WHEN SHOULD YOU START PLANNING WHAT HAPPENS TO YOUR ESTATE?
Simply put, as soon as possible. Whilst talking about what will happen to your estate when you die can be a difficult conversation to have, it’s essential that you have a plan in place if you have significant assets and certainly before you reach later life.
Avoiding addressing the issue, could cause your wealth to suffer greater problems as a result of probate or tax charges. To ensure that your wealth passes on according to your wishes, you do need to plan ahead.
WHAT’S INCLUDED IN AN EXPAT ESTATE PLAN?
While some of the elements of an expat estate plan are similar to a standard UK plan, there are key variations. These take into consideration the laws and financial structures of the country of your residence, as well as local customs.
Typically, an expat estate plan will include the following:
- A will in every jurisdiction in which you hold property assets, which also takes into account your domicile circumstances
- Your selected power of attorney and executor
- Tax minimisation strategies including trust accounts
- Ensuring beneficiaries are up-to-date on all financial plans, should you ask us to share the information
- Any funeral arrangements
Setting up an expat estate plan is an important step and shouldn’t be tackled alone. This is where we can help.
TRUSTS AND ESTATE PLANNING FOR EXPATS
One option to consider, which could save a significant Inheritance Tax bill, is to set up a trust or use something called IHT privileged investments.
Trusts are essentially ‘family money boxes that you can put your assets into and lock, until those who hold the keys open the box to gain access to your assets.
In this situation, you are referred to as the Settlor. As the Settlor, you can place some of your assets into a trust fund and list your chosen beneficiaries, who can access these assets from a pre-defined date or event in your estate plan.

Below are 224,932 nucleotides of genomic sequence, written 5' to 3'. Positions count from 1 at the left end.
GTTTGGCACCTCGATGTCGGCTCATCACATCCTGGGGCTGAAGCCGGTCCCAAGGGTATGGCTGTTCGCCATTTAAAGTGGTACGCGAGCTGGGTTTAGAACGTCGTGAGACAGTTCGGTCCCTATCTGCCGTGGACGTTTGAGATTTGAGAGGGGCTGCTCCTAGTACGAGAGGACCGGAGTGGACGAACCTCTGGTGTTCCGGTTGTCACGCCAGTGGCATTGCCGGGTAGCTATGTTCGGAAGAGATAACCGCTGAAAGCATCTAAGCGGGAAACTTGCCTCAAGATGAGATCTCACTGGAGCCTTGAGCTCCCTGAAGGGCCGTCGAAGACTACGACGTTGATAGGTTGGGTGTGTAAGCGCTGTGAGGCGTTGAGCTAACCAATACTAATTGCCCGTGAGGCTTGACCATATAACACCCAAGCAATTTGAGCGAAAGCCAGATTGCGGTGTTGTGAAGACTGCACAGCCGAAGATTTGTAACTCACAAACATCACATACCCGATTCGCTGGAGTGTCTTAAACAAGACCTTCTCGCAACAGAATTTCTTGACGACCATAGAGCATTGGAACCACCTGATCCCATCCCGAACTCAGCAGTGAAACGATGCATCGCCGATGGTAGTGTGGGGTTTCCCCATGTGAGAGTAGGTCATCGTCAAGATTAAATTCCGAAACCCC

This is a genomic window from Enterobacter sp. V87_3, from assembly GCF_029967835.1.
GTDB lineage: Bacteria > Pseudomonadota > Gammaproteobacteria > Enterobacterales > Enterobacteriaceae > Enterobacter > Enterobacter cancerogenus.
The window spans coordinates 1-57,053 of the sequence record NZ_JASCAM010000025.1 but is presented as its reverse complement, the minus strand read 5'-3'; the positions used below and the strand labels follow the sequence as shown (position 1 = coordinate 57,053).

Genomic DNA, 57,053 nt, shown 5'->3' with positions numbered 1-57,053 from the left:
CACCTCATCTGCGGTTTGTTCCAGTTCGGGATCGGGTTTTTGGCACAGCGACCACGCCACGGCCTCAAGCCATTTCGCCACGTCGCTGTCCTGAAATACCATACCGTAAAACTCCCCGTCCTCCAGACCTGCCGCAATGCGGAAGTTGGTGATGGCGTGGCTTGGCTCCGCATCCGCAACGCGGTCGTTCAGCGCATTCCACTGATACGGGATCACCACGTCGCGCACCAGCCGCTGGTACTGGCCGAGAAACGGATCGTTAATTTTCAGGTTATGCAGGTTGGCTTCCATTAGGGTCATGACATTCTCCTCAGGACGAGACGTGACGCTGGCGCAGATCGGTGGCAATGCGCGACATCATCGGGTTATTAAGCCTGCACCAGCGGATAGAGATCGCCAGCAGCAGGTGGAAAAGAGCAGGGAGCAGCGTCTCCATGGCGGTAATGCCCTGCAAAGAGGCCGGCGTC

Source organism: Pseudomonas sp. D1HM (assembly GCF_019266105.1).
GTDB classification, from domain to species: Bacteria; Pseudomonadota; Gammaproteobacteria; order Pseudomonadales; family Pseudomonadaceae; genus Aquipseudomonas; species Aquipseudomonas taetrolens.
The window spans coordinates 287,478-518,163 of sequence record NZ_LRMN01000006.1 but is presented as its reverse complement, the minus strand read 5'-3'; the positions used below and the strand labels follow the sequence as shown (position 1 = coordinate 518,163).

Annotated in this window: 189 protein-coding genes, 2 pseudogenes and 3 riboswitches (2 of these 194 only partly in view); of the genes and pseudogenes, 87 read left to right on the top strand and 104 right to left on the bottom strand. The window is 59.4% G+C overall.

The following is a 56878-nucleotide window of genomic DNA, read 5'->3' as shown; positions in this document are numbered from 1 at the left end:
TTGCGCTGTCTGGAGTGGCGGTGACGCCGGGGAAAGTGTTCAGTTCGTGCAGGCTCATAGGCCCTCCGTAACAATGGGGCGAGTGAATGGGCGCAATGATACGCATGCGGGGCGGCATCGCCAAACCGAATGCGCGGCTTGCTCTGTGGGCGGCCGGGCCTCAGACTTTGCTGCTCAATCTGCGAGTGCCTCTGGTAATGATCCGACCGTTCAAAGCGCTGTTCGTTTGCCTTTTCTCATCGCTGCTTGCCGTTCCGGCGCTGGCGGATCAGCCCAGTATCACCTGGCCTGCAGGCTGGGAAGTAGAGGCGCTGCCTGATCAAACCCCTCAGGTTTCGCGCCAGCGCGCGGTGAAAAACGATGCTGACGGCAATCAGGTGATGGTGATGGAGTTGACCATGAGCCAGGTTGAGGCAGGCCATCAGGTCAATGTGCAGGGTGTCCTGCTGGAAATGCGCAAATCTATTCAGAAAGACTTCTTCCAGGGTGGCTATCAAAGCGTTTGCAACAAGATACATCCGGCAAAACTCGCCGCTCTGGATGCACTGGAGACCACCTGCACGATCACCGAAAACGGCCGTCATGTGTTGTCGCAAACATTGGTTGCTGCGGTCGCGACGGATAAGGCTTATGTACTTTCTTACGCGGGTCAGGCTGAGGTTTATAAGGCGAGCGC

As a foreign domiciled Settlor, you aren’t excluded from the list of beneficiaries, meaning that you too can access assets from the trust fund if you want to. If you are UK domiciled, careful planning can leave you with either a pre-determined income stream, or access to a portion of the trust assets at regular intervals.
However, you should be aware that where you are not excluded from benefit under the Trust you could find yourself exposed to the same levels of Inheritance Tax as if your wealth was not protected by a trust fund.
UK RESIDENCY VS. DOMICILE
It’s important to define the major differences between residency and domicile.
Your residency is typically defined as the place where you live, and the UK authorities are mainly concerned as to whether you are UK resident or not. Normally domicile flows from your father’s homeland at the date of your birth, his decisions and actions during your minority and your decisions and actions once you come of age. You can take action to change your domicile when you move countries, although this can be complicated.
Your domicile is important as it drives the decisions about how Inheritance Tax will be applied to your estate as well as other financial and legal obligations associated with your domicile country. If you are an expat, HMRC will focus on your domicile rather than where you actually live for Inheritance Tax purposes.
ADVICE ABOUT EXPAT ESTATES IN THE MIDDLE EAST
From an initial conversation to complete analysis and planning, our team of experienced specialists will help you work through the challenging tasks that need to be considered if you are an expat and are planning the future of your estate.
We will review your personal circumstances and help you create a comprehensive, detailed plan to ensure that the assets that you have accumulated through your life are protected, and will be passed onto your loved ones when the time comes.